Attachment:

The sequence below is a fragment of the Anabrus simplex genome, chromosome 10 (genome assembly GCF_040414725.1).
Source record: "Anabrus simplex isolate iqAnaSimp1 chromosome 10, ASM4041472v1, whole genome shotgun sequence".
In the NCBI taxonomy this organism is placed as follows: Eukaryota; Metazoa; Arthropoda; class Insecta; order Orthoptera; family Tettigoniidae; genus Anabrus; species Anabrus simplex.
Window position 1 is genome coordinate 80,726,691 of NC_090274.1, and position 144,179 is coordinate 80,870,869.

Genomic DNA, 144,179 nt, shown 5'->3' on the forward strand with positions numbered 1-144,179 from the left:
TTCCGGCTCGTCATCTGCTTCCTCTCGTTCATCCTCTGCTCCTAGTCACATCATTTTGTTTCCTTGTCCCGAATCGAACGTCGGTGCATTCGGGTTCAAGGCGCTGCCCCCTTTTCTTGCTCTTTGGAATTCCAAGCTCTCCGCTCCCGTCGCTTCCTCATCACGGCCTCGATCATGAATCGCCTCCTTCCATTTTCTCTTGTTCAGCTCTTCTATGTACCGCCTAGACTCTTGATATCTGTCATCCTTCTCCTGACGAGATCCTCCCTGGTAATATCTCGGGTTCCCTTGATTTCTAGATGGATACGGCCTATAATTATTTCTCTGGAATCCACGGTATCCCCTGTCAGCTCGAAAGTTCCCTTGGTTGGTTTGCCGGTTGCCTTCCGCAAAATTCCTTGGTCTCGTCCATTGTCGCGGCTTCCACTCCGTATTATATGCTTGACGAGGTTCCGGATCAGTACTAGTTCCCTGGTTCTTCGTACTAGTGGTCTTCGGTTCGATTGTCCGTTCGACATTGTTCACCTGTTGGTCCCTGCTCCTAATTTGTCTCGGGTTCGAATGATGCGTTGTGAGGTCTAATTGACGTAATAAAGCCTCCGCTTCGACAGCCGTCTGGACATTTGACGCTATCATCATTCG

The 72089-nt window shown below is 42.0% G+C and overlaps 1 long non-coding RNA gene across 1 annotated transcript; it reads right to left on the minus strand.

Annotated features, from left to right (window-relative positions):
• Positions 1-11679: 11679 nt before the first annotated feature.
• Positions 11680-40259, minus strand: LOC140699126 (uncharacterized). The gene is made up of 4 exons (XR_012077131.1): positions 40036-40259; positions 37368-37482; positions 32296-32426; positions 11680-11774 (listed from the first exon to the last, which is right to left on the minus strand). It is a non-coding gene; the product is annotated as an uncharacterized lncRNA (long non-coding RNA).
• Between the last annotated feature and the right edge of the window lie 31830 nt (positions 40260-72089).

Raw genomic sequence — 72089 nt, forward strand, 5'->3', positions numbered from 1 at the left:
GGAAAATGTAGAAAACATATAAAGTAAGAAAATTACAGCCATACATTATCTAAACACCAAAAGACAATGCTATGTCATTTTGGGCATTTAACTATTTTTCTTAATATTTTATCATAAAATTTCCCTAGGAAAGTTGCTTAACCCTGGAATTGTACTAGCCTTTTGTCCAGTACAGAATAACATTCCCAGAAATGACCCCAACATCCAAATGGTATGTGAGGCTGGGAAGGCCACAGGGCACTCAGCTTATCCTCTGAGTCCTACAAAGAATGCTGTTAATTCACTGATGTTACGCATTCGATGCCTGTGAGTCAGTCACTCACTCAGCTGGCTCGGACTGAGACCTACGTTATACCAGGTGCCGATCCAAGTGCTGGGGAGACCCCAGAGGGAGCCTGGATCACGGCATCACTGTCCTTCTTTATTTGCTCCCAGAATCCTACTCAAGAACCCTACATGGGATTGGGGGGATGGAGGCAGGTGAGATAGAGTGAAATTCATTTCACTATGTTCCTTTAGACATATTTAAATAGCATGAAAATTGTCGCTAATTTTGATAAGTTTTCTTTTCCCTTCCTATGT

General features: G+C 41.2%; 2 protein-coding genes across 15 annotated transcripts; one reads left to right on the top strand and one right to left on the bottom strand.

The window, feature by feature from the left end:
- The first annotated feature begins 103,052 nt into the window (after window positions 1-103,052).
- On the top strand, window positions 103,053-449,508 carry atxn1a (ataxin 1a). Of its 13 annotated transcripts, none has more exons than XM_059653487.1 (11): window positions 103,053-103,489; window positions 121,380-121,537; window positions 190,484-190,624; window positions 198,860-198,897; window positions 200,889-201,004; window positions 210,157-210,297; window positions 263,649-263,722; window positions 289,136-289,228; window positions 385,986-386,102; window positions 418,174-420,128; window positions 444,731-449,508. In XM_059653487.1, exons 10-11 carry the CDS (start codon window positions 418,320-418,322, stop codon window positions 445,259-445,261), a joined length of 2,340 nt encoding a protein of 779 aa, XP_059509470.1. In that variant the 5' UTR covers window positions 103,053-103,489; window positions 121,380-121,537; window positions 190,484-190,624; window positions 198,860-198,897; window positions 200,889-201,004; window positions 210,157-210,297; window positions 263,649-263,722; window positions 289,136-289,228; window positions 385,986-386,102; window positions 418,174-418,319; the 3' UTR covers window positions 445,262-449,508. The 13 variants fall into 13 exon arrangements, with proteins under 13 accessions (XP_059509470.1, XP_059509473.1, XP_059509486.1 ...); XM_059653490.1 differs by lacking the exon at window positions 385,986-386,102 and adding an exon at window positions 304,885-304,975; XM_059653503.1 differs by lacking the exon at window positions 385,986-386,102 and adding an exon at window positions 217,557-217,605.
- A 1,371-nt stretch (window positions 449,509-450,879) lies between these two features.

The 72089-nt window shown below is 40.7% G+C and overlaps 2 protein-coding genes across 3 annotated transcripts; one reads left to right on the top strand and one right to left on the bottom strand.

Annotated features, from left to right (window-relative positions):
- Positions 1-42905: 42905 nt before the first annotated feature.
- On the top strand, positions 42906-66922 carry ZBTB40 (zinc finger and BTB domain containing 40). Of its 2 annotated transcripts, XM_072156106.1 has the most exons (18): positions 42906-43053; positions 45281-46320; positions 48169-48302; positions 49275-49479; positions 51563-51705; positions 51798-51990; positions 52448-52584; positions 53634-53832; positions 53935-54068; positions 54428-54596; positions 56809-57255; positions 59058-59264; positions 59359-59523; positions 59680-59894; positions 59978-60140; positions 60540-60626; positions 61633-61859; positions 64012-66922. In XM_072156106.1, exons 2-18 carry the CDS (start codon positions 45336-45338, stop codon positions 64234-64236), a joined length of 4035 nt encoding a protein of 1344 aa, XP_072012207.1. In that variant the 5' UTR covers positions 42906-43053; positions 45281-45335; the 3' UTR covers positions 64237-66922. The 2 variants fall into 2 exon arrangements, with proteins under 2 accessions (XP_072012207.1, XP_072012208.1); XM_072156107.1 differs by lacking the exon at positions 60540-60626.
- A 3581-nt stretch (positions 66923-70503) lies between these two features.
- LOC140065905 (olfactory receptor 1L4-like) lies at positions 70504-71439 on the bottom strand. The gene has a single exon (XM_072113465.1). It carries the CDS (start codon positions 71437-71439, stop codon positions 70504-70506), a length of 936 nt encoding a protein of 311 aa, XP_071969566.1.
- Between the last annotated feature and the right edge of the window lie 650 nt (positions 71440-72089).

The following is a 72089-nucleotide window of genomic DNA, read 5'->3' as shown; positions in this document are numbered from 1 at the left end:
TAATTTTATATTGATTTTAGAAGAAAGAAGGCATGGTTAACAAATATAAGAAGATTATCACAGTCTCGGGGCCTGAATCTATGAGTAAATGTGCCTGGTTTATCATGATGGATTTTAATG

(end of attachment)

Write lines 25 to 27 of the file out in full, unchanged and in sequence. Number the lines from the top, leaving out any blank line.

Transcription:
- Between the last annotated feature and the right edge of the window lie 650 nt (positions 71440-72089).

The following is a 72089-nucleotide window of genomic DNA, read 5'->3' as shown; positions in this document are numbered from 1 at the left end:
TAATTTTATATTGATTTTAGAAGAAAGAAGGCATGGTTAACAAATATAAGAAGATTATCACAGTCTCGGGGCCTGAATCTATGAGTAAATGTGCCTGGTTTATCATGATGGATTTTAATG